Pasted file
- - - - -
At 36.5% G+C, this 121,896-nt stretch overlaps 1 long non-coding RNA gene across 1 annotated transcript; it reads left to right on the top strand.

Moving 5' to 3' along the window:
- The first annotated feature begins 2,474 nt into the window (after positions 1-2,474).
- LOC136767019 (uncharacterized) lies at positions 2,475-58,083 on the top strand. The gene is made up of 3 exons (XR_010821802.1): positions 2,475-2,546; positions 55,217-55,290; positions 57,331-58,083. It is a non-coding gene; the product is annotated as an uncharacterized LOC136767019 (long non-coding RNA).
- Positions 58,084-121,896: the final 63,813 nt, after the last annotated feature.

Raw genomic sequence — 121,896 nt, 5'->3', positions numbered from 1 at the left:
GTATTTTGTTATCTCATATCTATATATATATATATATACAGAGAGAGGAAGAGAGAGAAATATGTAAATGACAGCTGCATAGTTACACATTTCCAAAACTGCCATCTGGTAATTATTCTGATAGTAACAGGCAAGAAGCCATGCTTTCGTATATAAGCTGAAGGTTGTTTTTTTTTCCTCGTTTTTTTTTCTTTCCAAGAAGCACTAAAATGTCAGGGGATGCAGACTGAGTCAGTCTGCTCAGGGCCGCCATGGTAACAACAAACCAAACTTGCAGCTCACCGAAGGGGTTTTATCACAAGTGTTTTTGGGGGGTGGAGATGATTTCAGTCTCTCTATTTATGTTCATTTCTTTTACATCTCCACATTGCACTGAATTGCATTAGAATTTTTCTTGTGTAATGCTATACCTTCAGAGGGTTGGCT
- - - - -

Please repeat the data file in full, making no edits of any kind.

At 36.5% G+C, this 121,896-nt stretch overlaps 1 long non-coding RNA gene across 1 annotated transcript; it reads left to right on the top strand.

Moving 5' to 3' along the window:
- The first annotated feature begins 2,474 nt into the window (after positions 1-2,474).
- LOC136767019 (uncharacterized) lies at positions 2,475-58,083 on the top strand. The gene is made up of 3 exons (XR_010821802.1): positions 2,475-2,546; positions 55,217-55,290; positions 57,331-58,083. It is a non-coding gene; the product is annotated as an uncharacterized LOC136767019 (long non-coding RNA).
- Positions 58,084-121,896: the final 63,813 nt, after the last annotated feature.

Raw genomic sequence — 121,896 nt, 5'->3', positions numbered from 1 at the left:
GTATTTTGTTATCTCATATCTATATATATATATATATACAGAGAGAGGAAGAGAGAGAAATATGTAAATGACAGCTGCATAGTTACACATTTCCAAAACTGCCATCTGGTAATTATTCTGATAGTAACAGGCAAGAAGCCATGCTTTCGTATATAAGCTGAAGGTTGTTTTTTTTTCCTCGTTTTTTTTTCTTTCCAAGAAGCACTAAAATGTCAGGGGATGCAGACTGAGTCAGTCTGCTCAGGGCCGCCATGGTAACAACAAACCAAACTTGCAGCTCACCGAAGGGGTTTTATCACAAGTGTTTTTGGGGGGTGGAGATGATTTCAGTCTCTCTATTTATGTTCATTTCTTTTACATCTCCACATTGCACTGAATTGCATTAGAATTTTTCTTGTGTAATGCTATACCTTCAGAGGGTTGGCT